– Entomologists in Brazil have recently been border-line ecstatic after discovering “unicorn” praying mantises which feature singular hornlike structures centered on their heads (the bugs, not the entomologists). The newly discovered mantises are of the genus Zoolea.
– Meanwhile, scientists have occupied themselves studying the motions and shapes of dandelion seeds. What were thought to be random puffball shapes at maturity are actually efficiently engineered to utilize the forces of simple breezes. Hovering vortices of upward airflows and “air-holes” allow seeds to drift for miles and settle upon sites to sprout and thrive as lovely new dandelions.
– In centuries past, royal courts of England would often appoint someone to the position of Royal Fool. It wasn’t such a bad gig as clothes and food was provided and there was a nice annual salary. Mostly the Fool’s job was to make people laugh – sort of an appointed comedian. The last Royal Fool attended King Charles I. It seems that Charles I was decapitated and apparently decapitation jokes are difficult to humorously deliver. Unsubstantiated rumors float about that many later candidates for the office of Royal Fool found their ways to America and got elected to Congress. I find those tales difficult to believe.
– It was not until 1867 that the paper bag was invented by one Luther Crowell. Movies often fall prey to this antebellum anachronism with the not-yet-existing container used in various “general store” scenes.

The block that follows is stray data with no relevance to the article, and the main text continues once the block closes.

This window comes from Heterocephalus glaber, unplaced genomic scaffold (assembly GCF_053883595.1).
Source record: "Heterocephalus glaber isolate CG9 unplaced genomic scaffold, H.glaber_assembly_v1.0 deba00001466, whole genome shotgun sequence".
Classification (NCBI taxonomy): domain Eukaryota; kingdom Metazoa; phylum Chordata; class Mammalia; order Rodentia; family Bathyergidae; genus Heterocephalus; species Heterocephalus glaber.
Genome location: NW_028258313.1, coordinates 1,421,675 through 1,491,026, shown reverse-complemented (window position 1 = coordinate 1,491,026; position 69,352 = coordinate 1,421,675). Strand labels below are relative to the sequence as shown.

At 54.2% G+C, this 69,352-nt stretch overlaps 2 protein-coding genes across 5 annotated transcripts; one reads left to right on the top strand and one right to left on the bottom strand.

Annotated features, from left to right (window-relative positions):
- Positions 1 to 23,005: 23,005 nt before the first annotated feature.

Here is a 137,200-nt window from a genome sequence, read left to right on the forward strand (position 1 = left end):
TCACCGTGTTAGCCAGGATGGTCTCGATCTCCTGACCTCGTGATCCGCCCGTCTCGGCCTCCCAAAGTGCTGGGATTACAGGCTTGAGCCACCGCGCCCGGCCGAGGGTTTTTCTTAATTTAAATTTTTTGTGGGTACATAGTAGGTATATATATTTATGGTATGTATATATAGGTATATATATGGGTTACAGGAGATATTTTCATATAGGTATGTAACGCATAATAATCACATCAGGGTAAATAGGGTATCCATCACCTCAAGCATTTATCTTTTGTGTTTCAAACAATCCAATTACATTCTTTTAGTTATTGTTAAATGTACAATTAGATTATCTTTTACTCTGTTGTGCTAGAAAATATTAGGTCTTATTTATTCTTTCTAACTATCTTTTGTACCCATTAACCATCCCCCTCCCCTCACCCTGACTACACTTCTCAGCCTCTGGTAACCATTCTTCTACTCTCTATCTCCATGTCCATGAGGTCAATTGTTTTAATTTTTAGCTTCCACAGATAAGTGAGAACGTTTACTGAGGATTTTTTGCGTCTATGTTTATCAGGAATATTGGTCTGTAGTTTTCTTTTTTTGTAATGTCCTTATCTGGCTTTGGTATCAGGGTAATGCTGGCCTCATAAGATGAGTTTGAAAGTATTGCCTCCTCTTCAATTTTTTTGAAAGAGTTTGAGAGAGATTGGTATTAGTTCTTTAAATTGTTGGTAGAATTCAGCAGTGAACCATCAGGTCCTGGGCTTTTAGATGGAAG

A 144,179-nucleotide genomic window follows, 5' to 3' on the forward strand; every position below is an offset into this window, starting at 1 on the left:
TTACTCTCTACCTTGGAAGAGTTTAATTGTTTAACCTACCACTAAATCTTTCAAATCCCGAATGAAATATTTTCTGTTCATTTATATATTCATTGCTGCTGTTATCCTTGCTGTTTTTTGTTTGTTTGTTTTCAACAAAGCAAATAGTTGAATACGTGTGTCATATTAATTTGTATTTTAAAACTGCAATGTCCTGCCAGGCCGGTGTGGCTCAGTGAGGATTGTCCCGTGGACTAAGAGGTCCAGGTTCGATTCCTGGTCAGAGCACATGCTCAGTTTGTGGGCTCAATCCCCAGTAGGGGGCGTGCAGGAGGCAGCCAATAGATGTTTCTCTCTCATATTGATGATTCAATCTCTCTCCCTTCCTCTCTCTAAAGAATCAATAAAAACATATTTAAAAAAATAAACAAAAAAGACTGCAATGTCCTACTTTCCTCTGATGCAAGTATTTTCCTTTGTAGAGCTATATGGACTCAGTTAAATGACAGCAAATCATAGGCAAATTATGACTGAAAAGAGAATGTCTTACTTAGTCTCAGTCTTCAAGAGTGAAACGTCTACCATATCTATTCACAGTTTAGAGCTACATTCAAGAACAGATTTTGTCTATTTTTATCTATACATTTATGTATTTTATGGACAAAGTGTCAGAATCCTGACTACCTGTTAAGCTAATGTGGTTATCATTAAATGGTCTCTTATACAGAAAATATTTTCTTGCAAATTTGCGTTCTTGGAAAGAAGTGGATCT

– Folks that may not find themselves productively employed have discovered that approximately 1,000 words make up 90% of spoken English. I shall not list the thousand here.
– The Latin word for “cow” is “bos.” Thusly, innumerable bovines were named “bossy.”
– It was during the 1700’s in Cantalupo (or Cantaluppi), Italy that a new type of tasty melon was developed and sold. That fruit is considered by many to be yummy and nutritious and is commonly called a cantaloupe.
– Records indicate that Columbus was reluctantly and finally paid about $320 for discovering America. His surviving sailors made about $2.50 per month. Still, that was more than insegnanti (public school teachers) earned. Many insegnanti were skinny.
– John Quincy Adams lived 1767- 1848. For much of his life, he truly enjoyed swimming in the nude. This was a recreation that he pursued while he was the sixth President of the United States (1825-1829). He would frequently slip out very early in the morning and “take a refreshing dip.” At least once, a local tramp stole Quincy’s duds. That morning, the President persuaded a lad who was fishing nearby to fetch the unclad leader of the United States some clothes from the White House. Well, maintain decorum when discussing unicorn mantises – and have a great day.
James White is a retired mathematics teacher who enjoys sharing fascinating trivia. He can be reached at firstname.lastname@example.org.